May 23, 2022 Breaking News, Latest News, and Videos

NFL Players: American Workers, Citizens

By Steve Stajich

 

It seems that if we are to cut through the fog of the current dust-up about NFL players expressing themselves during the playing of the national anthem at games, we will first need to take a definitive look at what NFL players are. Are they entertainment performers? Are they workers albeit in a form of work that largely defines itself as nationally shared entertainment? Are they heroes in any sense of the word?

Or… are they chattel, property owned by dint of contracts with those who own and control the teams; those doing the paying out on the contracts who are unabashedly called “owners.”

In our quest for that more definitive answer we can look to the past at those player athletes who seem to have never been confused about whether they were citizens entitled to having an opinion just as much as any steel worker or auto worker. One of the most impressive of these was boxer Cassius Clay, who became a Muslim and took the name Muhammed Ali. Ali refused to fight in Vietnam, saying that his faith caused him to take no part in wars. Ali didn’t kneel; instead he took a stand and was stripped of his heavyweight title. Boxing, a sport in which two men literally attempt to beat each other unconscious, decided that Ali did not have the right to express his faith and still hang on to his status in their sports organization.

In previous instances that questioned whether NFL players get to speak or express an opinion as citizens there has always been an ugly blowback strongly suggesting that fans – the people that buy the tickets and souvenirs generating billions of dollars – are owed some sort of “just shut up and play football” loyalty. Now that we have the wonderful Internet, we can all share these opinions about players instantly. It can get ugly online when music or film entertainers, especially women, chose to state their opinions and then feel the heat of a similar “just shut up and play your role” reaction.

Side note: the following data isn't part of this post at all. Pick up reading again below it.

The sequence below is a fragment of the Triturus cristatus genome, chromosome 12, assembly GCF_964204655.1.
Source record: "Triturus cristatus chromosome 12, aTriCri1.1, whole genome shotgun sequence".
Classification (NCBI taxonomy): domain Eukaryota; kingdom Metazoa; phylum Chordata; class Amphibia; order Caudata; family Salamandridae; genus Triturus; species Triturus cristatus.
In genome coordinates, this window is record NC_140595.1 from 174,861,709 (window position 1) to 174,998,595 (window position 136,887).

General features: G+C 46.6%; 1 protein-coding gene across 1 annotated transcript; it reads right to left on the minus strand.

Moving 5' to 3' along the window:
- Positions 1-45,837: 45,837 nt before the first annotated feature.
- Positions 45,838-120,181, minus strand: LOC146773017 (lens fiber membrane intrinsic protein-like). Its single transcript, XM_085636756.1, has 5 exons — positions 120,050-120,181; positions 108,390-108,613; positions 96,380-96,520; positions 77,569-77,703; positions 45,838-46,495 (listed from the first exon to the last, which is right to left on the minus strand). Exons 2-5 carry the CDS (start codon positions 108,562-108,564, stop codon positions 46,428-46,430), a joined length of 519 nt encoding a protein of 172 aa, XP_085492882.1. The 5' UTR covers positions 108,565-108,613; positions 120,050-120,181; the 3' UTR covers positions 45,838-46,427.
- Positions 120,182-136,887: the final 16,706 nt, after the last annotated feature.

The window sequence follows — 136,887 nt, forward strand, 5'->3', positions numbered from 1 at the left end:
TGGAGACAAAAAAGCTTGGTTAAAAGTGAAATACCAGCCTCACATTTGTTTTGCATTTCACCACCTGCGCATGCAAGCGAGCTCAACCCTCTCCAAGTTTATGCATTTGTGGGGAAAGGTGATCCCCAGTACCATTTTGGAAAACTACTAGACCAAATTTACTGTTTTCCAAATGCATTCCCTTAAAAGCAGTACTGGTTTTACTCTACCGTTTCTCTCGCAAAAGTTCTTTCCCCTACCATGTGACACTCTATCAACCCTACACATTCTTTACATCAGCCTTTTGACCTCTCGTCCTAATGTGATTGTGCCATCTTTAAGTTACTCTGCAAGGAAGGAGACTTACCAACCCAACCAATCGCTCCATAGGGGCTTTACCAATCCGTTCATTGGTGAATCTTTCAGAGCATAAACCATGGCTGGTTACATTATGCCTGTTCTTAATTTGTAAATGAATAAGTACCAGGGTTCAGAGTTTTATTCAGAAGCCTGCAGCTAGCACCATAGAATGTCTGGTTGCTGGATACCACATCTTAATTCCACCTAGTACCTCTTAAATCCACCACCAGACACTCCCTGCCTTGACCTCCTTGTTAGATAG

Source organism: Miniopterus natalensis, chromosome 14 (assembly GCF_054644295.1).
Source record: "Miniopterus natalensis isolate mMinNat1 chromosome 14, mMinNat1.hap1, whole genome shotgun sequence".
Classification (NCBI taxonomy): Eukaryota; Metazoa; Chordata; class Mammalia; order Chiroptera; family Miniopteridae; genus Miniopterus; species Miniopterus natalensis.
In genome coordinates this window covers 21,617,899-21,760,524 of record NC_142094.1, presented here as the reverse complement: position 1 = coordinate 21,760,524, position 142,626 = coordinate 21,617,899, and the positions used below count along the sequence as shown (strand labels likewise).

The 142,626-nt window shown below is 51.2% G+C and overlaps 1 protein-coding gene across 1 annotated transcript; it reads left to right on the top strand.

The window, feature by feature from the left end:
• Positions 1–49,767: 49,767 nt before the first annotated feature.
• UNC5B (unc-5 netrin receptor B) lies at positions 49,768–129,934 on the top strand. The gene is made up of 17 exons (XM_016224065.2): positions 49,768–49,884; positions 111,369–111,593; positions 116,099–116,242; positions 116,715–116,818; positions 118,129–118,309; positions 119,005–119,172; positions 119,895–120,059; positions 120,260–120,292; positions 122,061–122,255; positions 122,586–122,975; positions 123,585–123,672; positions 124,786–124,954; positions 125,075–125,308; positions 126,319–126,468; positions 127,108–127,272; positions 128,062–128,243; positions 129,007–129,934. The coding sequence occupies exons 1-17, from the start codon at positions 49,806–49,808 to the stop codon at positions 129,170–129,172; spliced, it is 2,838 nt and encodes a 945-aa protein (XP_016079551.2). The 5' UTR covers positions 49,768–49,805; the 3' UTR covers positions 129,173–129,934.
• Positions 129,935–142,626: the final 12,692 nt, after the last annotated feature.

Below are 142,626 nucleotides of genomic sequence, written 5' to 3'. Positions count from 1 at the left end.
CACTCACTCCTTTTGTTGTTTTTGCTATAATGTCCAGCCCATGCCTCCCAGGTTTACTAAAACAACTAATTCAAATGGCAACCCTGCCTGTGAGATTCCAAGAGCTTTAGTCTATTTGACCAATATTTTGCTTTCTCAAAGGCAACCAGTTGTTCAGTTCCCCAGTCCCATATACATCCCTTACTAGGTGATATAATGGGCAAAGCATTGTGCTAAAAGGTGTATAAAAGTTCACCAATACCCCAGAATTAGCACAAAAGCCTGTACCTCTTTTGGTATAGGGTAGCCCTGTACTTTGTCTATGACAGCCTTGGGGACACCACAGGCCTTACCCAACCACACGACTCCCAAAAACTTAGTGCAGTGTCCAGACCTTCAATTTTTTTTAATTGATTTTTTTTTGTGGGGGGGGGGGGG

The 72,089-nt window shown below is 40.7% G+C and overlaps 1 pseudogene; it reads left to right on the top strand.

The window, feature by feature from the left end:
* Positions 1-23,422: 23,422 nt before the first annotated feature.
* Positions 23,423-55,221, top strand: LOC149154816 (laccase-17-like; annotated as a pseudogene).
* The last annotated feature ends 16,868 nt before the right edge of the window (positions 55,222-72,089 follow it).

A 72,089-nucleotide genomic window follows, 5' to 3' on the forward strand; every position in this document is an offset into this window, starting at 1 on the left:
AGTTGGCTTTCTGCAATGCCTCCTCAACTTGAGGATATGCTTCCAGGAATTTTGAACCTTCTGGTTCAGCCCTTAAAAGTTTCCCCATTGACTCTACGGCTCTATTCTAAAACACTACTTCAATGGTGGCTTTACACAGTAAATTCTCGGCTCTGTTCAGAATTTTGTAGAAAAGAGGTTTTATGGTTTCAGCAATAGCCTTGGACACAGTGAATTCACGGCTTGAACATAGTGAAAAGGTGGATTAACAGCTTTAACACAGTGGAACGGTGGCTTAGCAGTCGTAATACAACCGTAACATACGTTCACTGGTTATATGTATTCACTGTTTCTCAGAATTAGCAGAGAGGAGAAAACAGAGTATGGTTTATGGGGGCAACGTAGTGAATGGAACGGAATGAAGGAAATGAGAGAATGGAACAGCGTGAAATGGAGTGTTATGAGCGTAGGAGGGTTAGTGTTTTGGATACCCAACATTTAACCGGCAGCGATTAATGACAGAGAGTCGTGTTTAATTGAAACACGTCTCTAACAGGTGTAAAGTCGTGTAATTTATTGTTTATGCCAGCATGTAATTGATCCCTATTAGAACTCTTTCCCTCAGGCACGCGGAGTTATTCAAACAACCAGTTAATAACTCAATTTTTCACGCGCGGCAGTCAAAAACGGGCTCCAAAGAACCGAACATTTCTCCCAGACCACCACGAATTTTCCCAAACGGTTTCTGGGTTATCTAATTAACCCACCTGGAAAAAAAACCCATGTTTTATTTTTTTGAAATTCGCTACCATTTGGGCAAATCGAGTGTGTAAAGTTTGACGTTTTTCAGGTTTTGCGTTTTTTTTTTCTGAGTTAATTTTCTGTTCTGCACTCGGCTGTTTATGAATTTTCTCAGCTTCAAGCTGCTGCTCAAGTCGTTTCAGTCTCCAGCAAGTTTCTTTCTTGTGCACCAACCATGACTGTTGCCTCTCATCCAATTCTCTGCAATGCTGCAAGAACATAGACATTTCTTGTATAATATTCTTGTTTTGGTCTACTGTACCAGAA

Part of what might be happening right now, especially when you fold in what is becoming known about head injuries to NFL players, is that football itself may be on the threshold of becoming an anachronism. One could argue that society as a whole is growing out of its need for violent live entertainment where people are injured for life in the cause of something to watch on TV on Sunday afternoon. Boxing was one of the earliest sports to transfer to the emerging medium of television, underwritten by advertising from shaving creams and cigars. Boxing fit the new medium of TV perfectly, since a viewer of any age could fully understand what was happening and the action was mostly covered by one camera focused on the ring. Ali later paid a dear price for our appetite for that entertainment.

Not helping any of this, as is his way, the current President recently posited that football would benefit by getting more head-on and violent… although his sports credentials as an overweight golfer puts very little momentum behind that notion.

Still, football is a long way off from becoming antiquated. A parallel might be strip clubs or “gentleman’s clubs” where everyone knows that the activity inside is socially retrograde. And yet… the brass poles stay busy. How interesting if there was a gesture by the “dancers” before starting their show that was the equivalent of NFL players protest kneeling. Imagine that a “showgirl” was able – by merely making a physical gesture before performing – to say, in effect, “I don’t approve of writhing naked for men who might have voted for the current President and I also want action on police shootings, but I will nevertheless do this ridiculous wiggling for suckers overpaying for drinks.”

As of Monday of this week, it seemed that the current President didn’t actually understand the kneeling issue from the player’s point of view. He lashed out at those kneeling by attacking their mothers, calling the any player who protested “a son of bitch.” Oh, and they should be fired. He later said hooking arms was okay, but kneeling was wrong. In both cases, he appeared oblivious to the fact that the players were talking to him. Then athletes did start talking to him, with basketball player LeBron James directly referencing the current President.